Asked about the procedure adopted with the plaintiff’s book, ‘A Rent Seekers Paradise’, the witness said that “because the book had not yet been published as a physical book, but only as an ebook, obviously I convened the whole team on it and we felt that because of the nature of the book as it was, obviously because we are a public entity, we decided that for now, at that moment, it was not wise to publish the review of that book, obviously because of the sensitivity of the cases that it contained, obviously there were also potentially libellous cases.”

Under cross-examination by Bonello, the Chairman was forced to admit that he had not actually read the ebook before the decision not to publish the book review was taken. “So, you took this decision based on reports on the broadcast media,” stated the lawyer. “Correct,” the chairman replied. 

Replying to further questions from the lawyer, Camilleri explained that Mark Vella had expressed the desire to review the book, but that the team had decided not to go ahead with it. Asked what the reason for this decision was, the witness said “there was political content, which could potentially be libellous, which I as… we as a council did not wish to end up with legal problems if we publish as a review.”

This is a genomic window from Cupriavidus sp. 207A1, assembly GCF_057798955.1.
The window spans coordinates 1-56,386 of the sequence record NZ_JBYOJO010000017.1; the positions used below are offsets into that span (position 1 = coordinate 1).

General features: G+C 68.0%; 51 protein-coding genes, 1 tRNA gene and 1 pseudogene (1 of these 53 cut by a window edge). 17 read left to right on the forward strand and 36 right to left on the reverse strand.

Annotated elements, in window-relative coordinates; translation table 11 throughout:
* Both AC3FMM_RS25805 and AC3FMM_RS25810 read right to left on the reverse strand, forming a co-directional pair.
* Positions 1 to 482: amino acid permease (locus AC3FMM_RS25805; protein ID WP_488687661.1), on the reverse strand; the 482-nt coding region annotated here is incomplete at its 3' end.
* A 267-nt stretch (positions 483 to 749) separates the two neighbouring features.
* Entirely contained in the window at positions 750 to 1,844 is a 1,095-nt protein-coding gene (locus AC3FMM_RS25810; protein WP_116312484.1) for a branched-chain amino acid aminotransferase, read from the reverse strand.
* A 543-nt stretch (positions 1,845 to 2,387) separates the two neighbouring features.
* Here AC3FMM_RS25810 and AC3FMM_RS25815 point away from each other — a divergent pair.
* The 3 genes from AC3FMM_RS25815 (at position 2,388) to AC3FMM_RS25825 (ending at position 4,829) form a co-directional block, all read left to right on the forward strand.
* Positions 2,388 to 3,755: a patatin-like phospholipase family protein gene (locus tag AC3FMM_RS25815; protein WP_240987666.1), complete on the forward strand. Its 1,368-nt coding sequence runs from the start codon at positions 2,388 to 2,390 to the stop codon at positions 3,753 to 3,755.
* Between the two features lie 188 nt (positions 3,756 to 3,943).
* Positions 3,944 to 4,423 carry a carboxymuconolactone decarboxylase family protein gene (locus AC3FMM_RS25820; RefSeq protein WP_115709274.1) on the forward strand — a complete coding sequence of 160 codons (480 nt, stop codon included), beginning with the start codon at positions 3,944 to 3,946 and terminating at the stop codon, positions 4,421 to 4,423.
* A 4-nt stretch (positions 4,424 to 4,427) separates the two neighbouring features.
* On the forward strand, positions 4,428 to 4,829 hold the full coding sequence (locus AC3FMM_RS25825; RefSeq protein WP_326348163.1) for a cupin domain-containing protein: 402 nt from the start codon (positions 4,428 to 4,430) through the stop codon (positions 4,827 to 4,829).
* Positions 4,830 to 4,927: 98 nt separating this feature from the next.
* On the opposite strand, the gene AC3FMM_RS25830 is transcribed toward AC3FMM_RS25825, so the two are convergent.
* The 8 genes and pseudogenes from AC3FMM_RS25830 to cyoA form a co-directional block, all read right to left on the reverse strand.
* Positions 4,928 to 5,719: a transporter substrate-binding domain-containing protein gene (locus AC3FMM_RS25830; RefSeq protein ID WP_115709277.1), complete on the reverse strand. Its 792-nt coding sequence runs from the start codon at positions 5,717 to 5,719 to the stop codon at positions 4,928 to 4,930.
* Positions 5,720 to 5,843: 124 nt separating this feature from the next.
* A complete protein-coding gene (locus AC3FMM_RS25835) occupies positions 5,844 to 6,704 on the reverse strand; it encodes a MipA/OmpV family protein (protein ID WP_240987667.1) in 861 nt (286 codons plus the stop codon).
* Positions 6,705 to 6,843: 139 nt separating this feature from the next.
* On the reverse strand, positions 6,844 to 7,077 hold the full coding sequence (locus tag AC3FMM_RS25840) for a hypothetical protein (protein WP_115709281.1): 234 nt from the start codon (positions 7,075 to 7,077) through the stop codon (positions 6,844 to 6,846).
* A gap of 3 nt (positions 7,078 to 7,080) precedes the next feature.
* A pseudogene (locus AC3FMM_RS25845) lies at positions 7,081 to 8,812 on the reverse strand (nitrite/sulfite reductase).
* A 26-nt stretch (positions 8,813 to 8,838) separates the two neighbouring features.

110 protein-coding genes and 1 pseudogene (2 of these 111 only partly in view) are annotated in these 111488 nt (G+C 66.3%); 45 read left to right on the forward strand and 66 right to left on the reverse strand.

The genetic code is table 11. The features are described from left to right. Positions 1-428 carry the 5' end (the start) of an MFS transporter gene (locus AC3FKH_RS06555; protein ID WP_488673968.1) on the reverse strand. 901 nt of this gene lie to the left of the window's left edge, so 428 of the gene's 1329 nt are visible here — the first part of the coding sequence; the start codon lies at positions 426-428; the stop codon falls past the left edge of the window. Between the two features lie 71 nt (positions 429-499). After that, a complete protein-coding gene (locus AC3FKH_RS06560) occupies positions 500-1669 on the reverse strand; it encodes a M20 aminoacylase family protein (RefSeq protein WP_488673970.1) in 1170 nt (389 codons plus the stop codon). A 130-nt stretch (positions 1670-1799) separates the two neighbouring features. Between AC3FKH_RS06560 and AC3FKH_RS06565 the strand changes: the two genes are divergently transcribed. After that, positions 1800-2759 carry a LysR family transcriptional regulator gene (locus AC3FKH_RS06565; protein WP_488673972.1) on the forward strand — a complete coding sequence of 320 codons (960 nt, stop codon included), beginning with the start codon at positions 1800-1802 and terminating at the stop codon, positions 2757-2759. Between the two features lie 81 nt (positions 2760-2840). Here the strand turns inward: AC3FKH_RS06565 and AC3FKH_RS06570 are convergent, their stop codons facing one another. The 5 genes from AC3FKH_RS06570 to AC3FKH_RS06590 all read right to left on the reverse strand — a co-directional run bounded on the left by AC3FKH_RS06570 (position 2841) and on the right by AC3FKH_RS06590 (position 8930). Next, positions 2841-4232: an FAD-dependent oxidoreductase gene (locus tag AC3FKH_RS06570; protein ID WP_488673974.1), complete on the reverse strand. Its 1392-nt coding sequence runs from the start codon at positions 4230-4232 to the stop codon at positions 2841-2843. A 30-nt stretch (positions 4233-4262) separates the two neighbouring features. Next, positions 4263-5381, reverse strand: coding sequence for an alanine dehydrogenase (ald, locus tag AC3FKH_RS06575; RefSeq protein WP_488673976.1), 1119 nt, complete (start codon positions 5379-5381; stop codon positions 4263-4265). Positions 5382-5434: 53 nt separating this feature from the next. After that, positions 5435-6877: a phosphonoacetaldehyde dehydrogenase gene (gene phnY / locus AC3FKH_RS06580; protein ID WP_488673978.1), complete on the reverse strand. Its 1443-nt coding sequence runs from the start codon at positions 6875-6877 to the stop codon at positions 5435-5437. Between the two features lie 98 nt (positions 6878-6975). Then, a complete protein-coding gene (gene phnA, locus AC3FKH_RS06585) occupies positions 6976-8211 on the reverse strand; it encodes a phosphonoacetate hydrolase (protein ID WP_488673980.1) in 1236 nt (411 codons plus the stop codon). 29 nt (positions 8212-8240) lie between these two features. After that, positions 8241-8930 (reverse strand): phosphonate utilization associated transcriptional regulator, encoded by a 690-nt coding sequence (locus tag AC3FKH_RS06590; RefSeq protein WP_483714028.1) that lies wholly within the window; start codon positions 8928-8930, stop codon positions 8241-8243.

Although the Chairman of the National Book Council had not actually read the book before reaching the decision, he said he had been aware of lawsuits and libel suits being mentioned as having been filed by MPs. “I obviously wanted to safeguard the council from potential libel cases et cetera if we were to publish and us from legal problems.”

The witness reminded the court that he had only taken over the reins for a month and had an institutional role to safeguard the council from such problems. “I could not, after a month, immediately take a decision saying ‘whatever happens, happens.’”

He had spoken to Mark Vella over the phone, he said, telling him that it was “not the right time” for this book to be reviewed. “Don’t forget…I was just starting, I wanted to safeguard the name of the Council, right? That is my job at the end of the day.”